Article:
Ahead Of The Journals: Discontinuing Risperidone In AD

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The medical illustration is provided courtesy of Alzheimer’s Disease Research, a program of BrightFocus Foundation.

Among patients with Alzheimer’s disease who develop psychosis or agitation-aggression that responds to risperidone, discontinuing the drug as advised after 3-6 months is associated with a doubling of the rate of relapse, according to a study published Oct. 17 in the New England Journal of Medicine.

“Federal regulations for nursing homes strongly urge discontinuation of antipsychotic drugs after 3-6 months of treatment” because of concern about adverse effects, even though “evidence from controlled trials in support of this long-standing regulation is very limited,” said Dr. D.P. Devanand of the New York State Psychiatric Institute and Columbia University, New York, and his associates.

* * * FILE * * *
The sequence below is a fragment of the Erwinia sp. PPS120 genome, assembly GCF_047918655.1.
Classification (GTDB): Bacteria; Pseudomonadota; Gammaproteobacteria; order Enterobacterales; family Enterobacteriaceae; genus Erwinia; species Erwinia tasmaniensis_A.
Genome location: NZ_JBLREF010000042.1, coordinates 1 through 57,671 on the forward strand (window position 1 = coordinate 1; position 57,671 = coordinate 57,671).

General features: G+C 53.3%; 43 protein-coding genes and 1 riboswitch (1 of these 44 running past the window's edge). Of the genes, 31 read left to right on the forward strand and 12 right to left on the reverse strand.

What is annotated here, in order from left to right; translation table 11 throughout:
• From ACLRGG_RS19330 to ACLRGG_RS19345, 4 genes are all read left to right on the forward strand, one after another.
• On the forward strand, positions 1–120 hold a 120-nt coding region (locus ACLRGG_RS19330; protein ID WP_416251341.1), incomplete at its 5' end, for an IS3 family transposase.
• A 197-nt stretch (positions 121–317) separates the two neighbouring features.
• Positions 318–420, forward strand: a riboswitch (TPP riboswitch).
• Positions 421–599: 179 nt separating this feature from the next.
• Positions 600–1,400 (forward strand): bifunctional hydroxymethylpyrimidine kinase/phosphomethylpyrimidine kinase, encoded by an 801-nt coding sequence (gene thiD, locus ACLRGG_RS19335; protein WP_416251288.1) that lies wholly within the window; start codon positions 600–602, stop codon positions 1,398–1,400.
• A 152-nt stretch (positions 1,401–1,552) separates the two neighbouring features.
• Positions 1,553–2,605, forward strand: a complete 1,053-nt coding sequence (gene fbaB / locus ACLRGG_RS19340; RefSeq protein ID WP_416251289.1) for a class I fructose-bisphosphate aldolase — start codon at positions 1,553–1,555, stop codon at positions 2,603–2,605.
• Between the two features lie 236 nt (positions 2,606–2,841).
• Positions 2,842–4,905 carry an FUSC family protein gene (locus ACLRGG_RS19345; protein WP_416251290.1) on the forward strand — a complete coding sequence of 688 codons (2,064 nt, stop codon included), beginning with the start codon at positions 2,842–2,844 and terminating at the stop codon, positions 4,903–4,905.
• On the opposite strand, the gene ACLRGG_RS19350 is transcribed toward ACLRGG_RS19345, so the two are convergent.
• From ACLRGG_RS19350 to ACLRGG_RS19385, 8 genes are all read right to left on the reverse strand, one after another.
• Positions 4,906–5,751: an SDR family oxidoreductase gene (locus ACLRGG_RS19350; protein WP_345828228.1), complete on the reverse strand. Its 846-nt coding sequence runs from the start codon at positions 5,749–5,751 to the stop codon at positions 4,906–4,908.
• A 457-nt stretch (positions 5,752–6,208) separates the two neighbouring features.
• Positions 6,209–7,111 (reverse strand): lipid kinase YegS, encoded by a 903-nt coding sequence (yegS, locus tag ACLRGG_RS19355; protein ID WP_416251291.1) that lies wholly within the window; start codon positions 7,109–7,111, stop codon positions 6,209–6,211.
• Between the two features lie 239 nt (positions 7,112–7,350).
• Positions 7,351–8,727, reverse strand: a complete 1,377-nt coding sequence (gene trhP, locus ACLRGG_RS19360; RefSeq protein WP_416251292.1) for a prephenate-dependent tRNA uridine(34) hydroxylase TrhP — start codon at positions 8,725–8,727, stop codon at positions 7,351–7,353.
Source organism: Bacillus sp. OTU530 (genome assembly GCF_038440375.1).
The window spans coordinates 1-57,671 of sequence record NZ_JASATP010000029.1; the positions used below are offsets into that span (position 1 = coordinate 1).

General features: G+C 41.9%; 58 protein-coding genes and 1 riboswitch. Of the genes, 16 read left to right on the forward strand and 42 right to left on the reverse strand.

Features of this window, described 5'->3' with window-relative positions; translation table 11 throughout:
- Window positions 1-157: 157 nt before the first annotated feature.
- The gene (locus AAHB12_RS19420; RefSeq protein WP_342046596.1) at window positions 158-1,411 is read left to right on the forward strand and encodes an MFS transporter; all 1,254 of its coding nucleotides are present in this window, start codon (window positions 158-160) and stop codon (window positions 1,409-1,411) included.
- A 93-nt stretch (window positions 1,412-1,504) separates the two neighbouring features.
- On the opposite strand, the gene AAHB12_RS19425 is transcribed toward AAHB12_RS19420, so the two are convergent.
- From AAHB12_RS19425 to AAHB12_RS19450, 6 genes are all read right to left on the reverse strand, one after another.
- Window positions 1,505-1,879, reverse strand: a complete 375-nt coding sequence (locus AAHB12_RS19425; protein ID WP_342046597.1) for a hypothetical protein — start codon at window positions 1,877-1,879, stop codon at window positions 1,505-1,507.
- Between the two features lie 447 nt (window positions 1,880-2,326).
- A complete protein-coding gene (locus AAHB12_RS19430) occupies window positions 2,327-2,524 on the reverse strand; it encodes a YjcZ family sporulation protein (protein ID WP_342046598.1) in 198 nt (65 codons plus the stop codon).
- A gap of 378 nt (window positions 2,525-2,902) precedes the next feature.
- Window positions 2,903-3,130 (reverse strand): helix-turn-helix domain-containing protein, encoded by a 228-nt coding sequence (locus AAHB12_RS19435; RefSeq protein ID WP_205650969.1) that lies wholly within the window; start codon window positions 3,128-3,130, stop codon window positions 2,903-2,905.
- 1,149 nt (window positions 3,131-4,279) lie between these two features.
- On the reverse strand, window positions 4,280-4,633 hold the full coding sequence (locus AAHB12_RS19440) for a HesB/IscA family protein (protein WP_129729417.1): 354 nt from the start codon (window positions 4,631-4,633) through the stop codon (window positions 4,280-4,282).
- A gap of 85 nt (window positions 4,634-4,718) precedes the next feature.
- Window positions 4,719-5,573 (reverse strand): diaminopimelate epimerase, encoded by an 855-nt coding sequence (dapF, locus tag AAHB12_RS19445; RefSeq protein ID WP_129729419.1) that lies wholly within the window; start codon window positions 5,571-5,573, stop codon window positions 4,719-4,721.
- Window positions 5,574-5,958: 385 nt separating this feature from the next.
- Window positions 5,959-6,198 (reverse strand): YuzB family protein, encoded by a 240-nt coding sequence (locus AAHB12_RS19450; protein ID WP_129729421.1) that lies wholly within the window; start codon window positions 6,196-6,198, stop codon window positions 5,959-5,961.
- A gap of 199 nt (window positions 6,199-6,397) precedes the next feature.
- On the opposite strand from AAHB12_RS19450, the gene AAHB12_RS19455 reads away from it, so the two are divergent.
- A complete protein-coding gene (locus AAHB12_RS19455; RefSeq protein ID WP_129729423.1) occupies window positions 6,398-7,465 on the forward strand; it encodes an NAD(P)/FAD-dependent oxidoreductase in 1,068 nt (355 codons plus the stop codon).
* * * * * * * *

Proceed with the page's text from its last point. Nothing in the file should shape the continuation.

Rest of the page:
Dr. D. P. Devanand

“Our findings suggest that patients with psychosis or agitation-aggression who have a sustained response to antipsychotic treatment for 4-8 months have a significantly increased risk of relapse for at least 4 months after discontinuation, and this finding should be weighed against the risk of adverse effects with continued antipsychotic treatment,” they noted (N. Engl. J. Med. 2012 [doi:10.1056/NEJMoa1114058]).

Dr. Devanand and his colleagues presented their findings in July at the Alzheimer’s Association International Conference; read our coverage here.

This study was funded by the National Institutes of Health and the U.S. Department of Veterans Affairs. Dr. Devanand and his associates reported numerous ties to industry sources.

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